T2K Japan experiment begins search for mysterious neutrinos

November 25th, 2009 - 12:15 pm ICT by ANI  

London, November 25 (ANI): Particle physicists working on the T2K (Tokai-to-Kamioka) neutrino experiment in Japan have detected the first neutrinos, which are fundamental particles that are amongst the least understood in the Universe.

T2K is an international experiment led by Japan and part funded by the UK’s Science and Technology Facilities Council (STFC).

It will probe the strange properties of the enigmatic neutrino to unprecedented precision, by firing the most intense neutrino beam ever designed from the east coast of Japan, all the way under the country, to a detector near Japan’s west coast.

Neutrino oscillations are one of the frontiers of current particle physics and the T2K project will move us one step closer to understanding the role of the neutrino in the early Universe and may even shed light on the mystery of why there is more matter than anti-matter in the universe.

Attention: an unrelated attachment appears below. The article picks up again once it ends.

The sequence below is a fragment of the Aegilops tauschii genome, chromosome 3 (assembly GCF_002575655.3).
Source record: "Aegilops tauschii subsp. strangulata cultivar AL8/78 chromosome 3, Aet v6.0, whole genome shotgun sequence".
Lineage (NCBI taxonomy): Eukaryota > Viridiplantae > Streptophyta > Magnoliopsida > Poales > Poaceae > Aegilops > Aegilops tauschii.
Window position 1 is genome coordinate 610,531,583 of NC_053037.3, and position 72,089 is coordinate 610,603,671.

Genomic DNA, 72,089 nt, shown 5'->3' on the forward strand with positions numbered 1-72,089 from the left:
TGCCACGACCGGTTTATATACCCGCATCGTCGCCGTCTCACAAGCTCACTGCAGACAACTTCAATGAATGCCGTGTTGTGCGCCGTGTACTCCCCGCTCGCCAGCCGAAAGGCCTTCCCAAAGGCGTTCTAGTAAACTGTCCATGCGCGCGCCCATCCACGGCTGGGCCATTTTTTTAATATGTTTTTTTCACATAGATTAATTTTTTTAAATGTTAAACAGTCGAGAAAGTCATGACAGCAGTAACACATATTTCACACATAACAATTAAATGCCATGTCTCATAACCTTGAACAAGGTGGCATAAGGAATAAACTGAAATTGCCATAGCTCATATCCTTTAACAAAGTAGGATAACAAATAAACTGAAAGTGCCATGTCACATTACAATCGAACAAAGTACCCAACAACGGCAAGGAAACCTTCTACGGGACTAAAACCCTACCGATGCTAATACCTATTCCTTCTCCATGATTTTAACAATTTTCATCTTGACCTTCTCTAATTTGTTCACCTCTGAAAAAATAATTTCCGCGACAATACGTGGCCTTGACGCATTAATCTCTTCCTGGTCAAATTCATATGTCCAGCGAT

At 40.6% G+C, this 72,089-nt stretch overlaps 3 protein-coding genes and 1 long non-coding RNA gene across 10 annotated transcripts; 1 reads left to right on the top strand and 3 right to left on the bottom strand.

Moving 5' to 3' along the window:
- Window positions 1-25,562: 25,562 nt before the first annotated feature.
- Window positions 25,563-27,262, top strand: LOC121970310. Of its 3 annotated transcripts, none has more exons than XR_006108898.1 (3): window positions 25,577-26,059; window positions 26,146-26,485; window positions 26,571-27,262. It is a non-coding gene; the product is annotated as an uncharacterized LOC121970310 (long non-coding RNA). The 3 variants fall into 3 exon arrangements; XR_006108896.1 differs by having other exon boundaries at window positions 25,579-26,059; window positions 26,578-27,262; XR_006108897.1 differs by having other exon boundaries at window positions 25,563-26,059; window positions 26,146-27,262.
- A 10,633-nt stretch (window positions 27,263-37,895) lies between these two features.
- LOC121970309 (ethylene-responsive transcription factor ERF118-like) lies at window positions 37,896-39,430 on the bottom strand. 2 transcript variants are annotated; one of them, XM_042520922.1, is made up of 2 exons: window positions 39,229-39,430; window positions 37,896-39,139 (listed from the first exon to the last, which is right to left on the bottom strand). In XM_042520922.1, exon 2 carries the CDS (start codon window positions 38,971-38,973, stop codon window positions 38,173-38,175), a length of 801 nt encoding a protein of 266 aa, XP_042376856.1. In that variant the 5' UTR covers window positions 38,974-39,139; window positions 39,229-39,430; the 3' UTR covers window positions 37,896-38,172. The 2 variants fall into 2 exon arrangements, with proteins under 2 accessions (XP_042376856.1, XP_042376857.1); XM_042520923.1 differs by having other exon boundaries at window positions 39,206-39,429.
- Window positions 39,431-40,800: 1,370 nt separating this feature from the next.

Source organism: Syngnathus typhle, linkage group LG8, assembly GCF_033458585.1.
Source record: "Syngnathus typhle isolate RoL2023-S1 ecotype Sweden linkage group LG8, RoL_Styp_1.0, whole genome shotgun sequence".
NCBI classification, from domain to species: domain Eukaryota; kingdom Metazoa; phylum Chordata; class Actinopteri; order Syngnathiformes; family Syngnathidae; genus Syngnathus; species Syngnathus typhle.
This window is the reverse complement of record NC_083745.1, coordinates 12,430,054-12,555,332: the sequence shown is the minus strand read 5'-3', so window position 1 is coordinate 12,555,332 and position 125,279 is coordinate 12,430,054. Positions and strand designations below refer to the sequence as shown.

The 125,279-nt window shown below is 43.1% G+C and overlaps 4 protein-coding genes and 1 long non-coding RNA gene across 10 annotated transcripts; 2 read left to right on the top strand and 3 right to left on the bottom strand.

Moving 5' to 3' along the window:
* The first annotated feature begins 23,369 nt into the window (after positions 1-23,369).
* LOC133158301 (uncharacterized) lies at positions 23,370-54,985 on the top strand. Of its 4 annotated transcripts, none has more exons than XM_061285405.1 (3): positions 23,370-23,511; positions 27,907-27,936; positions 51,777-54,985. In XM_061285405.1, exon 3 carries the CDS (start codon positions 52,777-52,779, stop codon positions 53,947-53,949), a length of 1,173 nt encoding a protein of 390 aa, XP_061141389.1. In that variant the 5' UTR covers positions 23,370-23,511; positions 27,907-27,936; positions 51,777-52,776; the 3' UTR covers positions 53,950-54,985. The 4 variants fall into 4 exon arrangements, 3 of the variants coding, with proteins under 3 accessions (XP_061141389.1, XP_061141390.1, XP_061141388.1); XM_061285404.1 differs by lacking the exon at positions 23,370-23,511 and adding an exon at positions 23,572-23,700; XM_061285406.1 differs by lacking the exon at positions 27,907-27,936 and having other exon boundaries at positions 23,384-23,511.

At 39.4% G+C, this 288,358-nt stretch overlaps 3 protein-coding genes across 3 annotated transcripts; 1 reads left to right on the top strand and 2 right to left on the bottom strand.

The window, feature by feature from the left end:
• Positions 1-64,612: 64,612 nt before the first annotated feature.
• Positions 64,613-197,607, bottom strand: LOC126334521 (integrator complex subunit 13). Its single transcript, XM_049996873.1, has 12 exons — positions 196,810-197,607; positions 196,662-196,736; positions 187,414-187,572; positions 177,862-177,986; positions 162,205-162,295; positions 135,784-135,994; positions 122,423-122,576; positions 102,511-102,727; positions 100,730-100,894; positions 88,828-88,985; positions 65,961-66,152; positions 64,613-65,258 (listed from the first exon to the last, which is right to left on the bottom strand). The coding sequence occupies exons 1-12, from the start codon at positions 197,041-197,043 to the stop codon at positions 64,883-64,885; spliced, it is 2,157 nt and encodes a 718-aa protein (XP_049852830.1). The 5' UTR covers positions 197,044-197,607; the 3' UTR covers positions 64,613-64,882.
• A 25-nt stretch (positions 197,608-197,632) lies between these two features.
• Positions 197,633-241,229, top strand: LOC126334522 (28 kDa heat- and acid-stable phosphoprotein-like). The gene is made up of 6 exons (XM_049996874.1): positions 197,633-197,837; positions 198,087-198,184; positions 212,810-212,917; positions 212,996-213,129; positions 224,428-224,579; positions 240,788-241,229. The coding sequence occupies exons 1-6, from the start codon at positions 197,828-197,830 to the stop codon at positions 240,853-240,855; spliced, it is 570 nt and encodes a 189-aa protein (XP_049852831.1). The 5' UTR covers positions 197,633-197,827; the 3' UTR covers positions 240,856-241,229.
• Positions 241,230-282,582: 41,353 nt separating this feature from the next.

According to Professor Dave Wark of Imperial College London and the STFC Rutherford Appleton Laboratory, the International Co-Spokesperson of T2K, “It was extremely satisfying to see the first events in the detector. It has been the result of a lot of hard work by a large number of people.”

“Within a year, T2K should have sensitivity to neutrino properties beyond any existing experiment, and the search for the unknown will begin,” said Professor Wark.

“Neutrinos are incredibly difficult to detect, but with the skilful engineering that has gone into this experiment, we will soon be able to learn much more about these elusive particles, further understand their role in the formation on the Universe and improve our model of particle physics,” said Professor Keith Mason, CEO of the Science and Technology Facility Council (STFC).
Neutrinos interact only weakly with matter, and thus pass effortlessly through the Earth.

They exist in three types, called electron, muon, and tau; linked by particle interactions to their more familiar charged cousins like the electron.

Measurements over the last few decades have shown that neutrinos possess the strange property of neutrino oscillations, whereby one type of neutrino will turn into another as they propagate through space. (ANI)

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